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Epidemiol Health > Volume 43; 2021 > Article
Epidemiology and Health 2021;43: e2021072-0.
DOI: https://doi.org/10.4178/epih.e2021072    Published online Sep 23, 2021.
Words are not just words: how the use of media language in the COVID-19 era affects public health
Georgios P. Georgiou1,2 
1Department of Languages and Literature, University of Nicosia, Nicosia, Cyprus
2Department of Foreign Languages, RUDN University, Moscow, Russia
Correspondence  Georgios P. Georgiou ,Email: georgiou.georg@unic.ac.cy
Received: Jul 17, 2021  Accepted after revision: Sep 23, 2021
Abstract
OBJECTIVES:
Language can shape the way we perceive the world. In this paper, we investigated how exposure to media texts containing alarming and militaristic language affects peoples’ notions regarding coronavirus disease 2019 (COVID-19) and the consequences of this effect for public health.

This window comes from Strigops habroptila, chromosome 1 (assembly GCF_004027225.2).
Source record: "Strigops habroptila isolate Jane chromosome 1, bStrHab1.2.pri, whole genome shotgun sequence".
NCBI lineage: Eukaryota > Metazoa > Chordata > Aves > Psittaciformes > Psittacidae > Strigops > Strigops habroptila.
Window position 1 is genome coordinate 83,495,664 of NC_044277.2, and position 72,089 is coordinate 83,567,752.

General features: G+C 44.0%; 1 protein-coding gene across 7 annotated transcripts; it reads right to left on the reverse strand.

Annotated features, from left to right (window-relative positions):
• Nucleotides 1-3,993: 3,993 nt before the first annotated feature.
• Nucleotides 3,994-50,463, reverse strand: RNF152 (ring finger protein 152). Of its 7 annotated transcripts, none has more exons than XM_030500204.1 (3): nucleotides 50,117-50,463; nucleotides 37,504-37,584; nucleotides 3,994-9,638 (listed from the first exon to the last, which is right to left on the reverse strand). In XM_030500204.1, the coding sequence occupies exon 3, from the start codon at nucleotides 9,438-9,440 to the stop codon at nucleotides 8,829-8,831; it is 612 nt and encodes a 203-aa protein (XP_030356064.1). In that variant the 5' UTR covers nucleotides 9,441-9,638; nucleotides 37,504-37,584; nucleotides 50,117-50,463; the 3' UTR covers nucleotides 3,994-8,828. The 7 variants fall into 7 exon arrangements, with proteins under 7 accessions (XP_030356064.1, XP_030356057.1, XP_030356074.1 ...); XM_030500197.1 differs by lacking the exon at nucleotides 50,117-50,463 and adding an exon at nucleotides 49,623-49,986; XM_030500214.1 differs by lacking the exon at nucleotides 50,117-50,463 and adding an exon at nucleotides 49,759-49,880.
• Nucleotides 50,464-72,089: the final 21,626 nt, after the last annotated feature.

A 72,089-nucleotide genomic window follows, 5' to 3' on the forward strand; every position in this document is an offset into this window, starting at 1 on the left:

METHODS:
After reading a passage including either alarming and militaristic or neutral terminology on COVID-19, participants completed a questionnaire in which they answered 4 questions on a 7-point Likert scale. The questions assessed participants’ notions on the end of the pandemic, vaccine effectiveness, and the consequences of COVID-19 for economies and mental health. Ordinal regression models in R were used for the analysis.
RESULTS:
Individuals who were exposed to alarming and militaristic language expressed more pessimistic notions regarding COVID-19 than those who were exposed to more neutral language. However, both groups of individuals had similar notions regarding vaccine effectiveness.
CONCLUSIONS:
The media should redefine the language they use for the description of the pandemic, considering that the extensive use of alarming and militaristic terminology may have a negative impact on public health.
Keywords: Epidemiology, COVID-19, Public health, Language
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